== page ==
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The democracy of food courts


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#1 reader

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Posted 13 October 2017 - 07:59 PM

Excerpts from GQ magazine

 

No one does shopping malls better than Bangkok. The city is a sprawling, multilayered metropolis of endless energy, with skyscrapers slapped on top of old shophouses and small alleyways that weave through the city blocks like sidewalk cracks. Yet even with all the stark differences that the city highlights, there is something universally Thai about heading to the mall.

 

Yet the nerve center of any Thai shopping mall is the food court. And while I’m sure there are people who will disagree with me, it turns out a lot of the mall food in Thailand is legitimately good, far better than the Sbarro and Hot Dog on a Stick you might find in America. You can pick anything from boat noodles and sukiyaki to chile-spiked spaghetti and deep-fried steak cutlets, all crammed together and accessible via escalator.

 

Don’t get me wrong, there is a lot of Bangkok street food worth seeking out—like the places that serve fried oyster omelets in Chinatown, the noodle vendors who cook pad Thai over coal-powered wok stations in Old Bangkok, or the gentleman who has been hawking late-night grilled pork skewers in the go-go bar–filled Patpong district for two decades plus. (Whenever I ask him what his secret recipe is, he just points to his chest with a sly look and says, mak duay jai rak, “It’s been marinated with a loving heart.”)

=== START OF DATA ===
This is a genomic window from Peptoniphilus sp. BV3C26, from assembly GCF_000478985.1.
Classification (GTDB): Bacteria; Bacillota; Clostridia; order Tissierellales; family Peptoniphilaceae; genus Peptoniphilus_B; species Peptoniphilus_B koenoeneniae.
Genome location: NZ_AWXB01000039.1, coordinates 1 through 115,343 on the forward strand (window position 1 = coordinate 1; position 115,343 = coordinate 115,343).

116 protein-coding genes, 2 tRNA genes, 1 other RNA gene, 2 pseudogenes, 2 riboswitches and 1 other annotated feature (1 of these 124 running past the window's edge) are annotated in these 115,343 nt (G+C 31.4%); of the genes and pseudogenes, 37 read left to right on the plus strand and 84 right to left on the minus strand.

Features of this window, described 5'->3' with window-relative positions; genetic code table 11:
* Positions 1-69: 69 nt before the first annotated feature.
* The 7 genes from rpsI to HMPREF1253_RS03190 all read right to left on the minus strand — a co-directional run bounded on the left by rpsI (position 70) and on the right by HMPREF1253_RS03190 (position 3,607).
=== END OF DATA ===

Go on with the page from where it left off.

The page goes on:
As a Thai-American private school punk, those were my first loves, but I learned that even street food has limits. If you want to see how a majority of Bangkok’s citizens eat, go to a food court. Thai society is notoriously self-aware of social class—everything from clothes to restaurants to shopping habits are categorized as either hiso (high society) or loso (low society)—but the food court is the place where you’ll see a construction worker eating from the same kiosk as a business tycoon. The reason for this is actually pretty straightforward: Imagine you were a vendor who made spectacular seafood curry and sold it from a street cart daily. Maybe you hustle hard and at some point earn enough money to upgrade your operation. You pay the token rent at one of the smaller malls out in the outer boroughs of the city, and maybe accumulate enough name recognition to expand into another slightly larger mall down the road. Soon enough you’re expanding across the city. That’s the Thai dream right there.

 

Continues with photos

https://www.gq.com/s...-courts-bangkok



#2 vinapu

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Posted 13 October 2017 - 11:37 PM

 

 If you want to see how a majority of Bangkok’s citizens eat, go to a food court. Thai society is notoriously self-aware of social class—everything from clothes to restaurants to shopping habits are categorized as either hiso (high society) or loso (low society)—but the food court is the place where you’ll see a construction worker eating from the same kiosk as a business tycoon. 

GQ is trying to spoil an excellent Thai food with too much wax in it's lyrics.

 

I doubt very much we see may construction workers with their 300 /day salary feeding in food court  and  business tycoon lining up to get his Pad Thai will be scarcer even more.  



#3 Alexx

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Posted 14 October 2017 - 12:23 AM

I'm with vinapu on this one. I think that's a fairy tale, albeit a nice one. Food courts aren't any more democratic than the rest of Thailand and are mostly a middle class affair. Many lower class Thais are very reluctant to visit classy malls in their shabby clothes, and at the other end of the spectrum, business tycoons are also a rare species at food courts.

#4 reader

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Posted 14 October 2017 - 02:46 AM